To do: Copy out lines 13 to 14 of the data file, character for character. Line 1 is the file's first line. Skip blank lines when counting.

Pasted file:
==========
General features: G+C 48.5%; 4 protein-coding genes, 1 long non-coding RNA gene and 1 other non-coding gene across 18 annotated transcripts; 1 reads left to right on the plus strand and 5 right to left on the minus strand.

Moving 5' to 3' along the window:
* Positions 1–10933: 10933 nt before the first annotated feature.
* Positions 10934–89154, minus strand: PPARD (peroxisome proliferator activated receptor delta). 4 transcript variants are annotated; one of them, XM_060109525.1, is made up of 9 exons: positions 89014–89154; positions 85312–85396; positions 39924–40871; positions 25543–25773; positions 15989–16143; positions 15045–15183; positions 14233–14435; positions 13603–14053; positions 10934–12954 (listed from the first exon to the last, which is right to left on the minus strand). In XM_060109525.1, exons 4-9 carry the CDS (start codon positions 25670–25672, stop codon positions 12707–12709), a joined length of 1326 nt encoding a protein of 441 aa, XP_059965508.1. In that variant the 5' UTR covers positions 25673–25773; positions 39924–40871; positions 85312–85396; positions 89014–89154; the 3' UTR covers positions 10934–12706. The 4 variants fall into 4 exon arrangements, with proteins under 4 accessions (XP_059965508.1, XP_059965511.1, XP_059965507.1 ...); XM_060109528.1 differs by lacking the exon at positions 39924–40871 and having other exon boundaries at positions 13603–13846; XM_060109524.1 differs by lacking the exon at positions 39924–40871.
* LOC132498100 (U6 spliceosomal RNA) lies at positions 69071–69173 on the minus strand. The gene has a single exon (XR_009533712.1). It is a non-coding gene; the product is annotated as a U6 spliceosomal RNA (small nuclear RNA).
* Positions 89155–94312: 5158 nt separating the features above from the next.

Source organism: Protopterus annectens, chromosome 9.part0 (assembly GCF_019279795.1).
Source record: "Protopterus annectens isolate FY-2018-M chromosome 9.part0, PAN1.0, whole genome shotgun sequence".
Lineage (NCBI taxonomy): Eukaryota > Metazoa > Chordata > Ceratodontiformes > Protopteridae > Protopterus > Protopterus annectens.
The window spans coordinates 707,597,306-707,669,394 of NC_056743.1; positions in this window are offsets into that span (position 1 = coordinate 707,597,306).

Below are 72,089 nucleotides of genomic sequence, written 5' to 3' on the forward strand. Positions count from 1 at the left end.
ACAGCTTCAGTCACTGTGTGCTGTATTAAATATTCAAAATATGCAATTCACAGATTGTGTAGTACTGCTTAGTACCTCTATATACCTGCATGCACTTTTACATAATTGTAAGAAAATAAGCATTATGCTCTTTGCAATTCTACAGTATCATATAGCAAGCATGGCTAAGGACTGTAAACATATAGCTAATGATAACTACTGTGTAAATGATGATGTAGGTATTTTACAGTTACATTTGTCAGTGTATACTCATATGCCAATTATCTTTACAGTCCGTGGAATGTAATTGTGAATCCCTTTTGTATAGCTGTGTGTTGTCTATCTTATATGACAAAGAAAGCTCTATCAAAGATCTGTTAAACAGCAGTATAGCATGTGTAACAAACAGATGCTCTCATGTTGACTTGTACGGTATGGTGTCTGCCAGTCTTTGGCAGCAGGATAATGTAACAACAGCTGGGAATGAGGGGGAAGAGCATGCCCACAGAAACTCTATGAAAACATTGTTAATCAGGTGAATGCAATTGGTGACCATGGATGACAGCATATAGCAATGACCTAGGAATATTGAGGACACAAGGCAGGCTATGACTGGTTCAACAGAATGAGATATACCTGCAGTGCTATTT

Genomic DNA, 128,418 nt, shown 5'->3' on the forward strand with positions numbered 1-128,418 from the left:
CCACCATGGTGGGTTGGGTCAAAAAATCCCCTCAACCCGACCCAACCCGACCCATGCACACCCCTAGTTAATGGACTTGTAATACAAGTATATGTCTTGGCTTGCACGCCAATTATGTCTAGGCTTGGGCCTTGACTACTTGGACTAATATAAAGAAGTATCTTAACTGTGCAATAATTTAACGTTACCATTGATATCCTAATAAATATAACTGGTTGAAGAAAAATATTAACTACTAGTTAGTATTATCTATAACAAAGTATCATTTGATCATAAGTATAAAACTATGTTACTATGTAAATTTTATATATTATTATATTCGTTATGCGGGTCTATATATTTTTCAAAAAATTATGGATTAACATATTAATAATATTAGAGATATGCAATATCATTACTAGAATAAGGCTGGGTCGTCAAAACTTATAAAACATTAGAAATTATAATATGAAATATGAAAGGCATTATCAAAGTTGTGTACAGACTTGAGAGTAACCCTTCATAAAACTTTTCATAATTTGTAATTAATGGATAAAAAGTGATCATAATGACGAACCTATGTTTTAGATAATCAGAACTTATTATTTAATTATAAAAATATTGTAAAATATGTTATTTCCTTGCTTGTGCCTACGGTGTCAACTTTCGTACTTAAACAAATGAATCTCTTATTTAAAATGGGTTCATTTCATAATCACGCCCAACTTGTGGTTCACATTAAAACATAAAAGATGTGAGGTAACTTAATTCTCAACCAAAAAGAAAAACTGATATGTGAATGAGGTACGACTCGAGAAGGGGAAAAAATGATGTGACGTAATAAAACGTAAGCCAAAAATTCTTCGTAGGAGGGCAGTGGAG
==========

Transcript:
Genomic DNA, 128,418 nt, shown 5'->3' on the forward strand with positions numbered 1-128,418 from the left:
CCACCATGGTGGGTTGGGTCAAAAAATCCCCTCAACCCGACCCAACCCGACCCATGCACACCCCTAGTTAATGGACTTGTAATACAAGTATATGTCTTGGCTTGCACGCCAATTATGTCTAGGCTTGGGCCTTGACTACTTGGACTAATATAAAGAAGTATCTTAACTGTGCAATAATTTAACGTTACCATTGATATCCTAATAAATATAACTGGTTGAAGAAAAATATTAACTACTAGTTAGTATTATCTATAACAAAGTATCATTTGATCATAAGTATAAAACTATGTTACTATGTAAATTTTATATATTATTATATTCGTTATGCGGGTCTATATATTTTTCAAAAAATTATGGATTAACATATTAATAATATTAGAGATATGCAATATCATTACTAGAATAAGGCTGGGTCGTCAAAACTTATAAAACATTAGAAATTATAATATGAAATATGAAAGGCATTATCAAAGTTGTGTACAGACTTGAGAGTAACCCTTCATAAAACTTTTCATAATTTGTAATTAATGGATAAAAAGTGATCATAATGACGAACCTATGTTTTAGATAATCAGAACTTATTATTTAATTATAAAAATATTGTAAAATATGTTATTTCCTTGCTTGTGCCTACGGTGTCAACTTTCGTACTTAAACAAATGAATCTCTTATTTAAAATGGGTTCATTTCATAATCACGCCCAACTTGTGGTTCACATTAAAACATAAAAGATGTGAGGTAACTTAATTCTCAACCAAAAAGAAAAACTGATATGTGAATGAGGTACGACTCGAGAAGGGGAAAAAATGATGTGACGTAATAAAACGTAAGCCAAAAATTCTTCGTAGGAGGGCAGTGGAG